Committee's answers may be as important as its questions in KU's A.D. search
Most of the focus in the University of Kansas’ search for an athletic director has been on what KU is looking for, but it’s every bit as important to consider what questions potential candidates might need answered before they convince themselves it’s a job they want.
None of this process is easy for either side. It takes time. It takes discretion. And it takes a great deal of vetting, both personally and professionally, before any kind of real list can be put together. And after reaching that point, it’s imperative that any interest is mutual.
The powers that be at KU very well might have identified the man or woman they wanted to hire to replace Sheahon Zenger as soon as a week or two into the search. But unless he or she was (a) willing to make the move to Kansas or, perhaps more importantly, (b) willing to leave the job they have, KU Chancellor Doug Girod and the search committee he put together might have been left spinning their wheels a bit.
That’s not to say that happened here. But it is a reminder that putting together a list of candidates is only half of the battle. Search after search, for coaches and athletic directors alike, have proven that to be true. And that’s why this whole thing could have played out in a bit of an unusual manner to this point, with the candidates having more leverage than the place doing the hiring.
With that in mind, it’s worth looking at a couple of questions these candidates might have had during the interview and/or vetting process.
Yes, Girod, Drue Jennings and Jed Hughes, a consultant at Korn Ferry, either did or will do most of the questioning during the interview process.
What is your vision for where this athletic department can go?
Do you have a plan to fix football?
Tell us something about your past that will make us believe you can execute that plan.
Tell us your thoughts on Kansas basketball 10 years from now. Tell us your strategy for our Olympic sports.
What will your staff look like?
How much money do you need for your operating budget?
On and on the questions go, with the search committee seeking the answers it is looking for — both in sound and substance — to identify the person seated before them or on the other end of the phone line as someone they are interested in hiring.
But while those questions are all critical, not to mention common, it could be the committee’s answers that bring KU closer to finding its next A.D.
I recently spoke with a former high-level KU administrator who is no longer working in college athletics for his input on the KU job, the strengths and weaknesses KU has (and how they have changed) and what direction he thinks the school could go in finding a replacement for Zenger. One of the most interesting things that came from that conversation was his insistence that the person KU hires, whomever he or she may be, needs to have complete control in order to succeed.
In order to get that, it must be provided almost immediately the former administrator said, and the groundwork for that has to be put in place during the interview process.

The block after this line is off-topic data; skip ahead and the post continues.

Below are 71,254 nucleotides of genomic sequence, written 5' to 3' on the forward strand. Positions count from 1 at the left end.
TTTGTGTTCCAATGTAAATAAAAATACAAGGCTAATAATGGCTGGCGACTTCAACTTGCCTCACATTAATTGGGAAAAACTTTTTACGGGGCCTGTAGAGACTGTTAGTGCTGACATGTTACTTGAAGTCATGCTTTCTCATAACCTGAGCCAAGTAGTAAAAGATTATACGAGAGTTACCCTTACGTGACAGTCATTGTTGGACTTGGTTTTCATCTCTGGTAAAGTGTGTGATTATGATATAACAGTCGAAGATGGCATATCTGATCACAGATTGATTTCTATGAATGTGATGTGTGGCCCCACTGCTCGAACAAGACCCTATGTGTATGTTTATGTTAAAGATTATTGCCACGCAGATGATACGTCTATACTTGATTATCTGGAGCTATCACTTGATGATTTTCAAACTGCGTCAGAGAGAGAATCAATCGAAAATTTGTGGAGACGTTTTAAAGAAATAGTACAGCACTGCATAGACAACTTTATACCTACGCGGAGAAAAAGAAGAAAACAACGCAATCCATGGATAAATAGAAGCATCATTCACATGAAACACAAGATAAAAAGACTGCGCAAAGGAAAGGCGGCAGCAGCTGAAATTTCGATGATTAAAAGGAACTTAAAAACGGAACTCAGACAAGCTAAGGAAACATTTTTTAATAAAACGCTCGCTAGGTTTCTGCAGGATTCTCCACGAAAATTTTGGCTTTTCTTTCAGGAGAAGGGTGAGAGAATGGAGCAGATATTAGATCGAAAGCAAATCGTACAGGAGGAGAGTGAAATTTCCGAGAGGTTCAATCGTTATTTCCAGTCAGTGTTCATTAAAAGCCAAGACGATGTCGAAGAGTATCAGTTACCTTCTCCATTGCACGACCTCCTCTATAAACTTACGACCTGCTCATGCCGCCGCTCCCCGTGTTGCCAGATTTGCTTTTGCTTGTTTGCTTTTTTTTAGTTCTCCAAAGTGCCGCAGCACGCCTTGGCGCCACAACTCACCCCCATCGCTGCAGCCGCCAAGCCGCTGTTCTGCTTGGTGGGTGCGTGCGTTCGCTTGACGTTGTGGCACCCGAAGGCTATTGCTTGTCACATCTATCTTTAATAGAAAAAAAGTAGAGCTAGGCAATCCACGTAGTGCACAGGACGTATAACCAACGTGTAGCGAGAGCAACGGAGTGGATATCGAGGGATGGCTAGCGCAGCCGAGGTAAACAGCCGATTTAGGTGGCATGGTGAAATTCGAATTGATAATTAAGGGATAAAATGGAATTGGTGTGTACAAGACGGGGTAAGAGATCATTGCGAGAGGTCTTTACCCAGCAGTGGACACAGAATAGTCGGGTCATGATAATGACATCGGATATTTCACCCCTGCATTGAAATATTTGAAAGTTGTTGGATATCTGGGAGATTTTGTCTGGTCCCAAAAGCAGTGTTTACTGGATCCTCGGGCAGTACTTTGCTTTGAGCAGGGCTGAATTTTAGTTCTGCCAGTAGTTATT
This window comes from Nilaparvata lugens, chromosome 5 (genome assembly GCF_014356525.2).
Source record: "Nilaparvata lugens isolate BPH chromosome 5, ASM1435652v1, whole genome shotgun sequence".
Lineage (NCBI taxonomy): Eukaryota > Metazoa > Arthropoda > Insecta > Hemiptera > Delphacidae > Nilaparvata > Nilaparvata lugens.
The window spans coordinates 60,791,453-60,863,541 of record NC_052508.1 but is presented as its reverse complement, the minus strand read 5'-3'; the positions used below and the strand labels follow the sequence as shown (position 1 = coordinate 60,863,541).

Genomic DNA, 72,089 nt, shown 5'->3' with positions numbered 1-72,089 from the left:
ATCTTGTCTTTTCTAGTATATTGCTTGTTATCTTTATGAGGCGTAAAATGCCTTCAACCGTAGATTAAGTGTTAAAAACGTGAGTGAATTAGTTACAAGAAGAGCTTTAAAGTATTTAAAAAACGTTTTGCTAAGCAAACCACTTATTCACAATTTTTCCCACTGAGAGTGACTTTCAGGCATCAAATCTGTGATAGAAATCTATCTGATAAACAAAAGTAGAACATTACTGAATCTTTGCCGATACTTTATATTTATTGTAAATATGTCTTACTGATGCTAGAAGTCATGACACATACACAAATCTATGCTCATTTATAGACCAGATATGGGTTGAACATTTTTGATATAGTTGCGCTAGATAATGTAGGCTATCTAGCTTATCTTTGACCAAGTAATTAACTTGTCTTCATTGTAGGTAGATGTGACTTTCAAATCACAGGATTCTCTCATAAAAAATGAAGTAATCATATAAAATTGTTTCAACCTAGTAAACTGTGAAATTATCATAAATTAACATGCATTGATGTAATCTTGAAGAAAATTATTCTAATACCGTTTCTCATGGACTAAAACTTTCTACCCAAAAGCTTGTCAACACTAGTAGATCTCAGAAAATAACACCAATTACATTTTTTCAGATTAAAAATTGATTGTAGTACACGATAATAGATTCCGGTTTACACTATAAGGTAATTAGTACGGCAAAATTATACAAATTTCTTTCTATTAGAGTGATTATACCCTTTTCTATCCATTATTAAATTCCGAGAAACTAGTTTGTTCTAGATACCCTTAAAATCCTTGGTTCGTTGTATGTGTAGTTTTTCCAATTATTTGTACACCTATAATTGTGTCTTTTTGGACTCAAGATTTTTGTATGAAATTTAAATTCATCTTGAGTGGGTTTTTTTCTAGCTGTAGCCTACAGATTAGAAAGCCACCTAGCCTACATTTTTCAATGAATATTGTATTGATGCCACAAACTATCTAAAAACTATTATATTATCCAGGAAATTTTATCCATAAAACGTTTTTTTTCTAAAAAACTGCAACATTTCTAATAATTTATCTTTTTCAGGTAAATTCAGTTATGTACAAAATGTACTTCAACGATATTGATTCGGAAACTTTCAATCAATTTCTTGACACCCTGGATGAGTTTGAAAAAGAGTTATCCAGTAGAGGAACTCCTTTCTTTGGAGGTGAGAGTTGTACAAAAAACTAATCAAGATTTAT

In short, he explained that the best way for KU to find the right person to replace Zenger is for the committee to ask all of those questions listed above (and many more like them) while also being prepared to answer a few of their own.
“The first question I would have for them if I were interviewing for the job is, ‘What is the goal? How do we define success,’” the former administrator told me, noting he had not been contacted and did not have any interest in returning to college athletics.
The second question was even more direct.
Will I have permission or the authority to set up the athletic department the way I see fit?
“I really think that whoever comes in has to get the OK from the chancellor to potentially make major changes on administrative side that fit their philosophy and vision for what the KU athletic department needs to be in today’s college athletics landscape,” the former KU administrator said. “If you don’t have that, what happens is people who were there or people who might have wanted the job tend to work against you from Day 1.”
Regardless of who KU hires — and we’ve reached the point now where an announcement could come just about any day or the search could stretch deep into July — it remains to be seen what the new incarnation of Kansas Athletics looks like, which makes predicting things from structure to staffing to department priorities more than a little difficult.
There are enough good things about the department that make a complete overhaul unlikely. But there are also a handful of big, critical elements that need to be addressed. If there weren’t, we probably would not be talking about finding a Zenger replacement in the first place.
Before the end of our conversation, I asked the former administrator, quickly, to list any other questions he thought would be important for a candidate to ask. He offered one and it covered a broad spectrum and a variety of topics.
“Tell me what I don't know,” he said. “Tell me what's not apparent. What else is there that I need to know before I take this job that I'm going to have to fix? If they don't address the Adidas thing without being prompted, that might tell you something. And you only get one shot to ask these types of questions before your first day on the job so, if you’re truly interested in taking it, you might as well get every single piece of information you can get and not be afraid to ask for it.”